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How the New Danube protects Vienna from catastrophic floods

Built in the 1970s, the value of the New Danube has been driven home this week, where it has helped Vienna avert a flooding catastrophe.

How the New Danube protects Vienna from catastrophic floods
The Donau Canal (right) seen aside from the Donau. Photo By Bwag - Own work, CC BY-SA 3.0 at,

While rivers burst their banks across the country and several areas were hard hit, Vienna managed to escape the worst. 

On Sunday and Monday, the Danube (Donau) river flowed over its banks, but instead of flooding Vienna’s historic streets, it flowed into the New Danube – the channel built in the 1970s to protect the city of Vienna. 

“The “New Danube” is flooded so that the Danube does not overflow in Vienna.  The New Danube and the Danube Island were built in the 1970s for this purpose.”

While a number of basements were flooded and nightclub U4 was inundated and needed to be shut down, the majority of the city avoided a major catastrophe. 

What is the New Danube?

The New Danube is a side channel built into the Danube river. The design of the channel was made in 1969, with construction taking place from 1972 to 1988. 

The Donauinsel (Danube Island) is 21 kilometres long and now sits in the middle of the two waterways and was constructed from rocks and dirt dredged out of the river. 

The International Knowledge Centre for Engineering Sciences and Technology reports that few areas of the city were protected from large floods. 

“Vienna was over many centuries subject to severe flooding. Only the very oldest parts of town, where the roman fort was once established were flood free.”

Catastrophic flooding events took place in 1897 and 1899, which led to smaller scale changes to try and reduce damage. 

The idea for the channel gained momentum after 1954, when another catastrophic flood hit Vienna and authorities realised that a more drastic change was needed to properly protect the city from flooding. 

How does it work? 

At the entrance to the New Danube channel, there is an openable weir which stops water from the Danube from entering. 

In normal times, the weir seals off the channel which makes it perfect for swimming and other water activities, while facilities were built on the land to allow for volleyball, skating, jogging and other activities.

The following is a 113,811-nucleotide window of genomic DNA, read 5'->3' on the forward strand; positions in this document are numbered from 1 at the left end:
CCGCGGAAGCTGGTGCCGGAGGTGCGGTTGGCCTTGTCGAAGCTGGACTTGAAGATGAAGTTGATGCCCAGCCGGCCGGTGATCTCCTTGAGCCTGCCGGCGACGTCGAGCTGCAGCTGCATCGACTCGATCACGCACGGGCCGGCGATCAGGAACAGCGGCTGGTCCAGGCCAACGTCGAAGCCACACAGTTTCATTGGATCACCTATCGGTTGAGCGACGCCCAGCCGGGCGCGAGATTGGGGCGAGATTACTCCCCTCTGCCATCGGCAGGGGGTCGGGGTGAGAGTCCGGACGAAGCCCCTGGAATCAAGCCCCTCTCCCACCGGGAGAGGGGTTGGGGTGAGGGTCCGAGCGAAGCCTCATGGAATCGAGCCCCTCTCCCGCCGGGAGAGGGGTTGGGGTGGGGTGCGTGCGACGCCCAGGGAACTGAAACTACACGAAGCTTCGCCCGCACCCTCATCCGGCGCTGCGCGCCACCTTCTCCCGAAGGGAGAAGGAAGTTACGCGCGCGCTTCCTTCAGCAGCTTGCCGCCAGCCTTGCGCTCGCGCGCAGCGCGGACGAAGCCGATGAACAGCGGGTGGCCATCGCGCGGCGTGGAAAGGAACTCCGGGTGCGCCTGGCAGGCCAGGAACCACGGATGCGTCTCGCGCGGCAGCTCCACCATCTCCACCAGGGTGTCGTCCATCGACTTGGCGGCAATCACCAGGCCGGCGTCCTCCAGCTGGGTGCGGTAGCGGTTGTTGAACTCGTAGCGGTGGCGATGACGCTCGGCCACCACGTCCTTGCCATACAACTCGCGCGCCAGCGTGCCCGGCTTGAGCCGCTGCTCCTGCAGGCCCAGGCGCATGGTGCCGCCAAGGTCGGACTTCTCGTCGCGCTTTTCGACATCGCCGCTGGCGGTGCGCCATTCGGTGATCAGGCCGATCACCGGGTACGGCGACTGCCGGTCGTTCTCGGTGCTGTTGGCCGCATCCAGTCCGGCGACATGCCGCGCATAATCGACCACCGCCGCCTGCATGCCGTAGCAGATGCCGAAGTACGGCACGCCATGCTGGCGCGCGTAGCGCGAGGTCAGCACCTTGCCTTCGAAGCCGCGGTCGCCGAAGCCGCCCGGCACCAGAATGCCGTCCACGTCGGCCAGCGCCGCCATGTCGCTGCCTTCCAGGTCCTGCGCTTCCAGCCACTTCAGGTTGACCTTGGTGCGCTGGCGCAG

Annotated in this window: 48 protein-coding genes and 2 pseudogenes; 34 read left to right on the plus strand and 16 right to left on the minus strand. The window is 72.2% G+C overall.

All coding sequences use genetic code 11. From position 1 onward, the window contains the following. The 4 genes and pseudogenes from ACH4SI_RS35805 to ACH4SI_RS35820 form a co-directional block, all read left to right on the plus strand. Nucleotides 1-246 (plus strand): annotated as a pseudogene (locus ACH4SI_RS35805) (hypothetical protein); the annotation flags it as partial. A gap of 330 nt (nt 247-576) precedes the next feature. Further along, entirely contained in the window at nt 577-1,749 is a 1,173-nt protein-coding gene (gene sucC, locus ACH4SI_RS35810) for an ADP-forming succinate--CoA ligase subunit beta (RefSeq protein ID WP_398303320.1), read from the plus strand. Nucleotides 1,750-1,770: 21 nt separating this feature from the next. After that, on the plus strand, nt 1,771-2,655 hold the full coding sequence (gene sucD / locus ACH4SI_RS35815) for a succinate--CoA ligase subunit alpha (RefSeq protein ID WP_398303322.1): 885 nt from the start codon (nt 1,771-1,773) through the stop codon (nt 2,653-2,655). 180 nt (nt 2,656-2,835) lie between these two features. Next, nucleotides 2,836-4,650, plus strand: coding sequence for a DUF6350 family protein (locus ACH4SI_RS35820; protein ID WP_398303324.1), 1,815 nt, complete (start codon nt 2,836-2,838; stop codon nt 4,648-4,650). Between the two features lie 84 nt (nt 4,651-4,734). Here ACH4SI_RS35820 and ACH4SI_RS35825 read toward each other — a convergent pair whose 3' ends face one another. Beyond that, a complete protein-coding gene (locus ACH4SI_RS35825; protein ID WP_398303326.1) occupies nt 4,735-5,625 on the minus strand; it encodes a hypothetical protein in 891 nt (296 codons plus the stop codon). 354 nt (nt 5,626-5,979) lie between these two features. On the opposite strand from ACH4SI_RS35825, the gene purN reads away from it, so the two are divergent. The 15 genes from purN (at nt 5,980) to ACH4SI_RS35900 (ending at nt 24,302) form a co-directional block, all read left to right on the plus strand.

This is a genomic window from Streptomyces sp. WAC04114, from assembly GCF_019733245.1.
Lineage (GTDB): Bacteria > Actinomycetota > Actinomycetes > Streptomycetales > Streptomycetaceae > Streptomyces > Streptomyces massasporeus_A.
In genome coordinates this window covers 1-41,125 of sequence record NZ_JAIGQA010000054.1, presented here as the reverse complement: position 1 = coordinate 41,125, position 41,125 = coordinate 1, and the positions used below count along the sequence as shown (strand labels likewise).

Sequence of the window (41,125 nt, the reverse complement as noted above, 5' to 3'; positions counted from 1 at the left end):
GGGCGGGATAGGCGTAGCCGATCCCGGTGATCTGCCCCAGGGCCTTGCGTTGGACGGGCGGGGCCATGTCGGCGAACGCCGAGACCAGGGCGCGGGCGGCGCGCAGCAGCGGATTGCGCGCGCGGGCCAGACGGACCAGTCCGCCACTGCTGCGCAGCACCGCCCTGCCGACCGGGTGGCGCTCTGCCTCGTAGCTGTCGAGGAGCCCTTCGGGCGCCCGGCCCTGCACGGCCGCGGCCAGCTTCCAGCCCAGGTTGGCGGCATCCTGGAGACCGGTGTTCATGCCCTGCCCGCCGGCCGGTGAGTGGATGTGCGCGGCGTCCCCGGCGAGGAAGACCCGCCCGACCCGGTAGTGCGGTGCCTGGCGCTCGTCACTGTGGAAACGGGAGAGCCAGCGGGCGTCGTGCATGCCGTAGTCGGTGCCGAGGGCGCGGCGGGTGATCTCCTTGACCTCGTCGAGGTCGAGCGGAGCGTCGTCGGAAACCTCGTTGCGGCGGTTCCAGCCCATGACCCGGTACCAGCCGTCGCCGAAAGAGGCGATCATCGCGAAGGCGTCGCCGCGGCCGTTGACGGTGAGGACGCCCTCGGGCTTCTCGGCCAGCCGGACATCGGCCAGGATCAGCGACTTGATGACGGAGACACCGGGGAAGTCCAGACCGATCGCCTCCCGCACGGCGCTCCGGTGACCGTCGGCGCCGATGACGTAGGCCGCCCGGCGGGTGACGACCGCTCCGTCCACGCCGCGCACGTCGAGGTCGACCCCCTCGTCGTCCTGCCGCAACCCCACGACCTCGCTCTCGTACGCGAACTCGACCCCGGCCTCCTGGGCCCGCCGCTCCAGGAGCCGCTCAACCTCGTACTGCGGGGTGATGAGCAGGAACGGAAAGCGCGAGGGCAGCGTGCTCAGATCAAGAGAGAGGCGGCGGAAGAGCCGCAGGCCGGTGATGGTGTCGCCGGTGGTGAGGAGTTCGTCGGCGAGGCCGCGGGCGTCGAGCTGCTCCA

Up to 300,000 people can use the area each day. 

The entrance weir to the Donau Canal. Photo By User:My Friend – Own work, CC BY-SA 3.0. 

The weir is so popular some people use it to commute to work, giving it the nickname “the autobahn for swimmers”. 

When the water level rises in the main river, the gates are released to reduce pressure on the main part of the river and allow water into the channel. 

As has happened in 2021 with the high water levels, this will usually mean swimming, boating and other water activities are banned in the channel. 

There are two other weirs further down in the channel which help to regulate water level during non-flood periods. 

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What are the chances of a white Christmas in Austria this year?

Yes, it's a bit early for Christmas weather forecasts, but it hasn't stopped meteorologists making predictions. Here's what they have to say about the possibility of snow in Austria this Christmas.

What are the chances of a white Christmas in Austria this year?

In less than a month it will be Christmas Eve and the suspense is rising on whether there will be a white Christmas, especially at low altitudes, broadcaster ORF said.

The weather models do not yet reach that far, but ORF Vorarlberg meteorologist Thomas Rinderer has looked at the statistics in a bid to predict the snowfall this year.

FOR MEMBERS: Everything that changes in Austria in December 2022

On average, there is a white Christmas in Bregenz every three to six years. The last time was in 2011, so statistically speaking, a white Christmas in the Rhine Valley would be more than overdue.

However, the first long-term forecasts see a relatively mild winter overall, so it’s unlikely that an extremely cold winter is imminent. This follows the warmest October in Austria since records began although, according to ORF meteorologists, “surprises are still possible”.

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This is because even in a mild winter there can still be a lot of snow. 

The Copernicus climate change service of the EU is predicting winter will be dry from France to Germany, but the Mediterranean area will be humid. This can lead to precipitation moving up from Italy into Austria where it’s likely to become snow.

Last year, some parts of Austria (especially in the west) enjoyed a white Christmas after a cold December and plenty of snowfall. This year, many regions in the Alps are already coated in snow although temperatures are set to rise next week.

We’ll keep you updated on the forecasts in the coming weeks.